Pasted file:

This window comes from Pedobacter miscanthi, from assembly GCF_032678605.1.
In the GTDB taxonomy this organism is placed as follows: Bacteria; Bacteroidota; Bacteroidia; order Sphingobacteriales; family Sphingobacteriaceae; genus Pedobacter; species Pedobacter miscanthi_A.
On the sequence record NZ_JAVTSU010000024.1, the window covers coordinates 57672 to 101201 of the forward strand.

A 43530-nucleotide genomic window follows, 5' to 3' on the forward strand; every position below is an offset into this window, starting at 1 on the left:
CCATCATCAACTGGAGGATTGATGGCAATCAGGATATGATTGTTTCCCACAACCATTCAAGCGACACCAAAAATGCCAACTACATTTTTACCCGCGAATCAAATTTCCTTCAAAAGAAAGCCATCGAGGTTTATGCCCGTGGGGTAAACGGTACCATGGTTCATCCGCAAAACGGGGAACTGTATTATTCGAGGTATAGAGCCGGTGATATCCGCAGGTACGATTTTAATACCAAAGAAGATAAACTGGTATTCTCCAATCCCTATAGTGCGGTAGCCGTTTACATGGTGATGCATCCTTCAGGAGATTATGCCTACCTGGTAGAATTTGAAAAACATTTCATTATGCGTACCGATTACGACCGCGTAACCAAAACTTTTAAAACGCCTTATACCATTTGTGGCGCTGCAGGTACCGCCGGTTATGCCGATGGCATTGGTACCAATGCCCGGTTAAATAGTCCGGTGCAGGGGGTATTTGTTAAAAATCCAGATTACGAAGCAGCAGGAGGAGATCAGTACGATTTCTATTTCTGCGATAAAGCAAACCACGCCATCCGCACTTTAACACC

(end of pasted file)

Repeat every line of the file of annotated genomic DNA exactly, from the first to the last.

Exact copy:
This window comes from Pedobacter miscanthi, from assembly GCF_032678605.1.
In the GTDB taxonomy this organism is placed as follows: Bacteria; Bacteroidota; Bacteroidia; order Sphingobacteriales; family Sphingobacteriaceae; genus Pedobacter; species Pedobacter miscanthi_A.
On the sequence record NZ_JAVTSU010000024.1, the window covers coordinates 57672 to 101201 of the forward strand.

A 43530-nucleotide genomic window follows, 5' to 3' on the forward strand; every position below is an offset into this window, starting at 1 on the left:
CCATCATCAACTGGAGGATTGATGGCAATCAGGATATGATTGTTTCCCACAACCATTCAAGCGACACCAAAAATGCCAACTACATTTTTACCCGCGAATCAAATTTCCTTCAAAAGAAAGCCATCGAGGTTTATGCCCGTGGGGTAAACGGTACCATGGTTCATCCGCAAAACGGGGAACTGTATTATTCGAGGTATAGAGCCGGTGATATCCGCAGGTACGATTTTAATACCAAAGAAGATAAACTGGTATTCTCCAATCCCTATAGTGCGGTAGCCGTTTACATGGTGATGCATCCTTCAGGAGATTATGCCTACCTGGTAGAATTTGAAAAACATTTCATTATGCGTACCGATTACGACCGCGTAACCAAAACTTTTAAAACGCCTTATACCATTTGTGGCGCTGCAGGTACCGCCGGTTATGCCGATGGCATTGGTACCAATGCCCGGTTAAATAGTCCGGTGCAGGGGGTATTTGTTAAAAATCCAGATTACGAAGCAGCAGGAGGAGATCAGTACGATTTCTATTTCTGCGATAAAGCAAACCACGCCATCCGCACTTTAACACC